This is but the war of liberation in its internal content of man, and it spontaneously is the first basis and the head-start to liberate mankind according to Islam. Without it, all norms of freedom would become falsehood and deception, and in the end a captivity and a chain ... !
We see, in the light of this Qur'anic guidance, that the method the Qur'an uses to deliver mankind from the yoke of desires and the slavery of pleasure is the general method Islam always uses to cultivate humanity in all fields: the method tawhid ( Unity of God). Islam, when it liberates man from earth slavery and its vanishing pleasures, connects him with heavens and its gardens, the similitude of which is the Pleasure of Allah, for tawhid in Islam is the aid for man's inner liberation from all norms of slavery, and it is the aid for the human liberation in all fields.
Suffices us here to mention one example which we have passed in a previous chapter, in order to know the glorious results of this liberation and the extent of the difference between the true freedom of the Qur'anic man and those artificial norms of freedom advocated by the modern nations of the western civilization. The nation the Qur'an liberated, when it called her in one word to renounce wine, has been able to say "No" to wine and erase it from its dictionary after it used to be part of its entity and an article of its necessities, for it was in pos- session of its will, free in facing its desires and animal impulses. In short, it enjoyed a true freedom which allowed it to control its conduct.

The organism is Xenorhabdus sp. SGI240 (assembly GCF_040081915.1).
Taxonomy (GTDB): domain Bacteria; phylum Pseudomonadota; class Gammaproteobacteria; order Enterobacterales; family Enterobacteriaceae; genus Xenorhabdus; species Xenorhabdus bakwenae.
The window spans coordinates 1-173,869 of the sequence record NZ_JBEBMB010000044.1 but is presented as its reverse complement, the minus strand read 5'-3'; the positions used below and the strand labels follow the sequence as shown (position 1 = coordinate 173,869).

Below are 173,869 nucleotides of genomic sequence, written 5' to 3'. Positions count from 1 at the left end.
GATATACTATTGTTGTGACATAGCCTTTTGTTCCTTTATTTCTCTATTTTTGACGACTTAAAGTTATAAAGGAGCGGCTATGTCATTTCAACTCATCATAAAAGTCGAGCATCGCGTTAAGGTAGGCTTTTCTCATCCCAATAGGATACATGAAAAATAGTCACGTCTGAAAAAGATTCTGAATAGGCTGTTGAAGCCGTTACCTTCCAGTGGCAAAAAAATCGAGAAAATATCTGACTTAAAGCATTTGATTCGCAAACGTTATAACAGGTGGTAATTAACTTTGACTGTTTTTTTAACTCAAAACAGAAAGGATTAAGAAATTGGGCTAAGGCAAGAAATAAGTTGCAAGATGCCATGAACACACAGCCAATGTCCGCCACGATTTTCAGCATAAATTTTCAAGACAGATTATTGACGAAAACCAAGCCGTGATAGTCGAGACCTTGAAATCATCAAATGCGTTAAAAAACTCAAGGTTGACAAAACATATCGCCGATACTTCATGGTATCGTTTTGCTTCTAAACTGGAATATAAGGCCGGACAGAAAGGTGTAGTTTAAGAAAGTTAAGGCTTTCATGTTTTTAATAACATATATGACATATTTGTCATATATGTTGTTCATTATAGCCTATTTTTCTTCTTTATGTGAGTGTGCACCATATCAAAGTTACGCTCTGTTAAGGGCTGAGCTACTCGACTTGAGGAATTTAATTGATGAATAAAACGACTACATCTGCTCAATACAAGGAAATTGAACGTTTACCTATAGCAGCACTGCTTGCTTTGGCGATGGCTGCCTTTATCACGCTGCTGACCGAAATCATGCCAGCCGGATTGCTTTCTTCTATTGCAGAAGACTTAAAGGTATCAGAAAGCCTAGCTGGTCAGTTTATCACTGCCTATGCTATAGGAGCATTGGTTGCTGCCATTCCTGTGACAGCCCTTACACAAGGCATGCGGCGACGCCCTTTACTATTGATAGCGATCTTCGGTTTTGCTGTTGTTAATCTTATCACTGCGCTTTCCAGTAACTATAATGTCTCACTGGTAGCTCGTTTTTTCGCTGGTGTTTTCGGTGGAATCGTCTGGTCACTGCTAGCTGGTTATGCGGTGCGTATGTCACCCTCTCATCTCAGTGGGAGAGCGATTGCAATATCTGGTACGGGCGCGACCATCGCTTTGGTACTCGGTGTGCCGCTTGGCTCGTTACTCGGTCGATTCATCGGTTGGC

As for that nation modern civilization has cre- ated, granting it its individual freedom according to its particular method.
Adopted from the book: "Contemporary Man and The Social Problem" by: "Ayatollah Muhammad Baqir Al-Sadr"